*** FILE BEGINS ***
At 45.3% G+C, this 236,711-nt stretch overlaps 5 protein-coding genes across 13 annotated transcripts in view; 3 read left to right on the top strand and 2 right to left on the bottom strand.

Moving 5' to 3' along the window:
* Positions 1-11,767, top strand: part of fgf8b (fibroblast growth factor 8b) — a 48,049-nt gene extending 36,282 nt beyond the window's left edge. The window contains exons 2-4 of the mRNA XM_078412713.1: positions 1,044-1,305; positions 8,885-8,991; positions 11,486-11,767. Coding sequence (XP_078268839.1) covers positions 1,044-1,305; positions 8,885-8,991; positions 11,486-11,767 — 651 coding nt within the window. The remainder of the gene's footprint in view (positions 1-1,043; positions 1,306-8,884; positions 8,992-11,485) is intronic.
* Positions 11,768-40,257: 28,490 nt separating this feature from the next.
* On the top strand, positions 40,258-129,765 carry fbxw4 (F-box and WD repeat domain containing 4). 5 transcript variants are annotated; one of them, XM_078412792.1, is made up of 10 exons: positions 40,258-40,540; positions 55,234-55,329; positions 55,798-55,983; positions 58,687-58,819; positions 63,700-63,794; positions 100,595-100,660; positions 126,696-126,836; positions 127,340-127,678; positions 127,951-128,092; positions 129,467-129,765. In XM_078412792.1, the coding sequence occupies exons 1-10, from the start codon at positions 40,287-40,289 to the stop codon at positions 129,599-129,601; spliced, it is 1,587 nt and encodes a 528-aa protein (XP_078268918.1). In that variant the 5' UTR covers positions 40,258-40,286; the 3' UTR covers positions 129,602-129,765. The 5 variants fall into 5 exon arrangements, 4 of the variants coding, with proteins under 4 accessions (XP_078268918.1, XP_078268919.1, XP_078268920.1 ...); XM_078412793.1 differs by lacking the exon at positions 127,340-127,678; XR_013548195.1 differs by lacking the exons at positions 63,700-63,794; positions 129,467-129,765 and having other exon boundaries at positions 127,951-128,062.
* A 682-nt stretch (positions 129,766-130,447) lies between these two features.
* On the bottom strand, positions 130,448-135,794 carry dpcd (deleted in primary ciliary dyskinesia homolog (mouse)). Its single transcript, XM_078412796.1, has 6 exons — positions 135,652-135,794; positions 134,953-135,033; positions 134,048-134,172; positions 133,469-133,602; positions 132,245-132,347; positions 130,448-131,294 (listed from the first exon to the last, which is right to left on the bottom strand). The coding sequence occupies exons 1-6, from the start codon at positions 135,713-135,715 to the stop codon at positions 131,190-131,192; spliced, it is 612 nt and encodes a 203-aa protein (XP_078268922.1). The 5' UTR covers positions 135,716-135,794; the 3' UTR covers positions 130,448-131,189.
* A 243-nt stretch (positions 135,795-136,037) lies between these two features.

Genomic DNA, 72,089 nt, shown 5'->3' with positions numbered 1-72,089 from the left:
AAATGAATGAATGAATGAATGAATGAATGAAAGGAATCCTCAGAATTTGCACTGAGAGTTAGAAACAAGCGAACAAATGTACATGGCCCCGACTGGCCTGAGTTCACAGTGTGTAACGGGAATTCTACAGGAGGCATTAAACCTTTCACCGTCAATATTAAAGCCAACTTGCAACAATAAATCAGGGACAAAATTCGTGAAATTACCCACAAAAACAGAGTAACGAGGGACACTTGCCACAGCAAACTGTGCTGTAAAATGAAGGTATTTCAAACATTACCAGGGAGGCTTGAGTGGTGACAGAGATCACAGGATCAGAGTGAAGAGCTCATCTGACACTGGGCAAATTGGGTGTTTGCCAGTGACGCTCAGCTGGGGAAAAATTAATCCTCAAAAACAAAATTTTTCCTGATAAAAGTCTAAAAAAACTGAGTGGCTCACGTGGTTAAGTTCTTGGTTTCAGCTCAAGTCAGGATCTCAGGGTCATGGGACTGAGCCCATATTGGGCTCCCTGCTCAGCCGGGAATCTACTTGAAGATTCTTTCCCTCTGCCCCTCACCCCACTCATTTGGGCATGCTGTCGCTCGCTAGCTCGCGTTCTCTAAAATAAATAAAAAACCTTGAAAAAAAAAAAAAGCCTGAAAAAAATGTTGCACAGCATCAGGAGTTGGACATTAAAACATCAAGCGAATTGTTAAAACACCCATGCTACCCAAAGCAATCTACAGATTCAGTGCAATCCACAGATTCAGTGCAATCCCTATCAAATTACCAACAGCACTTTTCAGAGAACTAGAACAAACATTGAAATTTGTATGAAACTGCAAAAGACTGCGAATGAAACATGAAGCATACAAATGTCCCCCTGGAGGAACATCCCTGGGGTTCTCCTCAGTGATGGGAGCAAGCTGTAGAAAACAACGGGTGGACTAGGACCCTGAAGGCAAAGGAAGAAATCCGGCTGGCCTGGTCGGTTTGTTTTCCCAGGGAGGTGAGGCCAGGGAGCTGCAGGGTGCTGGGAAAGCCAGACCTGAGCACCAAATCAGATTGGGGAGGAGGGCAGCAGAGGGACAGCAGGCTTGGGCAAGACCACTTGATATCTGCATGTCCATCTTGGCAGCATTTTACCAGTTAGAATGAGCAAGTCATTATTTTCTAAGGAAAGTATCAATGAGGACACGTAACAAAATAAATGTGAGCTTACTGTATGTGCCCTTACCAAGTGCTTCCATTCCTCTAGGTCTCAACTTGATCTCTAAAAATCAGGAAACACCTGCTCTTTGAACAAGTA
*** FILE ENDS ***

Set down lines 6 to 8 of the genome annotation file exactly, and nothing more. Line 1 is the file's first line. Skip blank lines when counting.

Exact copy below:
* A 682-nt stretch (positions 129,766-130,447) lies between these two features.
* On the bottom strand, positions 130,448-135,794 carry dpcd (deleted in primary ciliary dyskinesia homolog (mouse)). Its single transcript, XM_078412796.1, has 6 exons — positions 135,652-135,794; positions 134,953-135,033; positions 134,048-134,172; positions 133,469-133,602; positions 132,245-132,347; positions 130,448-131,294 (listed from the first exon to the last, which is right to left on the bottom strand). The coding sequence occupies exons 1-6, from the start codon at positions 135,713-135,715 to the stop codon at positions 131,190-131,192; spliced, it is 612 nt and encodes a 203-aa protein (XP_078268922.1). The 5' UTR covers positions 135,716-135,794; the 3' UTR covers positions 130,448-131,189.
* A 243-nt stretch (positions 135,795-136,037) lies between these two features.